Background: Cultural values and beliefs related to cancer and pain have been used to explain ethnic differences in cancer pain experience. Yet, very little is known about similarities and differences in cancer pain experience among different ethnic groups.
Objective: The objective of this study was to explore similarities and differences in cancer pain experience among four major ethnic groups in the United States.
Methods: A feminist approach by Hall and Stevens was used. This was a cross-sectional qualitative study among 22 White, 15 Hispanic, 11 African American, and 27 Asian patients with cancer recruited through both Internet and community settings. Four ethnic-specific online forums were conducted for 6 months. Nine topics related to cancer pain experience were used to guide the online forums. The collected data were analyzed using thematic analysis involving line-by-line coding, categorization, and thematic extraction.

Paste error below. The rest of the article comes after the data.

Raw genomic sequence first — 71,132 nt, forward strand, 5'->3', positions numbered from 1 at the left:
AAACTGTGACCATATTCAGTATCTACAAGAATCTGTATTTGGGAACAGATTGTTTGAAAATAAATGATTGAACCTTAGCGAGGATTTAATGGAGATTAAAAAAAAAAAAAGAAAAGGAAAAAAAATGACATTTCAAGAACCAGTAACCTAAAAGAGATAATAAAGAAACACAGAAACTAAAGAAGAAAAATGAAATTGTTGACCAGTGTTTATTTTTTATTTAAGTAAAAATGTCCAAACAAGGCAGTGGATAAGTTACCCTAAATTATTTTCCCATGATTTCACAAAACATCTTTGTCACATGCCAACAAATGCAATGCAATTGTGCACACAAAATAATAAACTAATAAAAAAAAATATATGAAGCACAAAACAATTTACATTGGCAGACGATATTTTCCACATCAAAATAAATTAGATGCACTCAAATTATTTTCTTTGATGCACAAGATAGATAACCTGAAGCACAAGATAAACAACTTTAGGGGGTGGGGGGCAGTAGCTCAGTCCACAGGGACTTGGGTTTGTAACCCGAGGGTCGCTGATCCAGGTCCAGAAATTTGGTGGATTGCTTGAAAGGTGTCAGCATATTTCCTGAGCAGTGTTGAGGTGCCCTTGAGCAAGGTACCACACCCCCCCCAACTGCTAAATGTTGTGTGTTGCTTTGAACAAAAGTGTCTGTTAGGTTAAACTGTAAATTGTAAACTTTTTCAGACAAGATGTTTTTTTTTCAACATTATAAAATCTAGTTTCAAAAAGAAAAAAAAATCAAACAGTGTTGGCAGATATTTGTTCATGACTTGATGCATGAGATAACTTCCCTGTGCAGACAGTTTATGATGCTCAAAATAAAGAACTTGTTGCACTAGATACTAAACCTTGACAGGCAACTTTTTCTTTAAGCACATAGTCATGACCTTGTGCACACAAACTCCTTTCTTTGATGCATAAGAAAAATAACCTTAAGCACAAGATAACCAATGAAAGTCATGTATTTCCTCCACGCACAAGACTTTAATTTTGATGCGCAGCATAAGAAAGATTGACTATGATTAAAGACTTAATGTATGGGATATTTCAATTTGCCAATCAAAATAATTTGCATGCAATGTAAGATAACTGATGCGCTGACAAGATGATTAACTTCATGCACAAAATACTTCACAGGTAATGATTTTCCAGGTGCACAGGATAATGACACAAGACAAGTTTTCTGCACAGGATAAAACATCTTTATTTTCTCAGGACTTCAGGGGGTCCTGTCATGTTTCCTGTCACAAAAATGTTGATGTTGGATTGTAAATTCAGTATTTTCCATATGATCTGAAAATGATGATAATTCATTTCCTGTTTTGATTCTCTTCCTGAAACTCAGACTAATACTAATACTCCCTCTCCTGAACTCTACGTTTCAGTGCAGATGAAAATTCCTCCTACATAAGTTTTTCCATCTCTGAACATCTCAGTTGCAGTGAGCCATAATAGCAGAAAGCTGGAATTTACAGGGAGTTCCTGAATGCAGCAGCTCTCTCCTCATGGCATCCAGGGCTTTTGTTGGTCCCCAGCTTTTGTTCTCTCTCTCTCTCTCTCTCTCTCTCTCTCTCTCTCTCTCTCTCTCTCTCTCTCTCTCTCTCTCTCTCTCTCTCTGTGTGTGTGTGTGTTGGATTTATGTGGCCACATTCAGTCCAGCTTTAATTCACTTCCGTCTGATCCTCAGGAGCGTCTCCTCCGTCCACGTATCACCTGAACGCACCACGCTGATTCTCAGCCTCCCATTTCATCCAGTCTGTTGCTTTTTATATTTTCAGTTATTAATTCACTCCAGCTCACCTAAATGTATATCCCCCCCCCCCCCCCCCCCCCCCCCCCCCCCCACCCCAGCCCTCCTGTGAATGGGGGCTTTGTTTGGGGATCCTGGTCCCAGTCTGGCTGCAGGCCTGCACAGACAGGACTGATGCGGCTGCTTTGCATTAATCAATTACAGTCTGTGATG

Results: All participants across ethnic groups reported "communication breakdowns" with their healthcare providers and experienced "changes in perspectives." All of them reported that their cancer pain experience was "gendered experience." White patients focused on how to control their pain and treatment selection process, whereas ethnic minority patients tried to control pain by minimizing and normalizing it. White patients sought out diverse strategies of pain management; ethnic minority patients tried to maintain normal lives and use natural modalities for pain management. Finally, the cancer pain experience of White patients was highly individualistic and independent, whereas that of ethnic minority patients was family oriented.
Discussion: These findings suggest that nurses need to use culturally competent approaches to cancer pain management for different ethnic groups. Also, the findings suggest further in-depth cultural studies on the pain experience of multiethnic groups of patients with cancer.